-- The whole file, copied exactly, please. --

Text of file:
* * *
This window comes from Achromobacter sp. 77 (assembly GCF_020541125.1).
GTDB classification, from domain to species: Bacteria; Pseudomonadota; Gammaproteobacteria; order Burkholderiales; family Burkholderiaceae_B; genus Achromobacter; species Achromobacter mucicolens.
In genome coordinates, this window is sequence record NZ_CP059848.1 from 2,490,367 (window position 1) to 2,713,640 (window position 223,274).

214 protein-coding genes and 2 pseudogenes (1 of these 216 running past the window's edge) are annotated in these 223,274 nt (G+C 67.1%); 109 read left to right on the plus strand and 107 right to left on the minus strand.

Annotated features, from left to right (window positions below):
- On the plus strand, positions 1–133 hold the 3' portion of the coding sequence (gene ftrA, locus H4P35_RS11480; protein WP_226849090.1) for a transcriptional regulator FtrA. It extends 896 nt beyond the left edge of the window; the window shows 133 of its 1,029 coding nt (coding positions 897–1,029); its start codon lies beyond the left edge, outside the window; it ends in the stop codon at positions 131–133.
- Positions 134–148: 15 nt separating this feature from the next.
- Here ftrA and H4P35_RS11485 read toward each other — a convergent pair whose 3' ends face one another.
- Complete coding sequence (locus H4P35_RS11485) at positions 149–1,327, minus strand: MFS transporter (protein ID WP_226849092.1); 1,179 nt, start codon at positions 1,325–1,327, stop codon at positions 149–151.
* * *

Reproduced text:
This window comes from Achromobacter sp. 77 (assembly GCF_020541125.1).
GTDB classification, from domain to species: Bacteria; Pseudomonadota; Gammaproteobacteria; order Burkholderiales; family Burkholderiaceae_B; genus Achromobacter; species Achromobacter mucicolens.
In genome coordinates, this window is sequence record NZ_CP059848.1 from 2,490,367 (window position 1) to 2,713,640 (window position 223,274).

214 protein-coding genes and 2 pseudogenes (1 of these 216 running past the window's edge) are annotated in these 223,274 nt (G+C 67.1%); 109 read left to right on the plus strand and 107 right to left on the minus strand.

Annotated features, from left to right (window positions below):
- On the plus strand, positions 1–133 hold the 3' portion of the coding sequence (gene ftrA, locus H4P35_RS11480; protein WP_226849090.1) for a transcriptional regulator FtrA. It extends 896 nt beyond the left edge of the window; the window shows 133 of its 1,029 coding nt (coding positions 897–1,029); its start codon lies beyond the left edge, outside the window; it ends in the stop codon at positions 131–133.
- Positions 134–148: 15 nt separating this feature from the next.
- Here ftrA and H4P35_RS11485 read toward each other — a convergent pair whose 3' ends face one another.
- Complete coding sequence (locus H4P35_RS11485) at positions 149–1,327, minus strand: MFS transporter (protein ID WP_226849092.1); 1,179 nt, start codon at positions 1,325–1,327, stop codon at positions 149–151.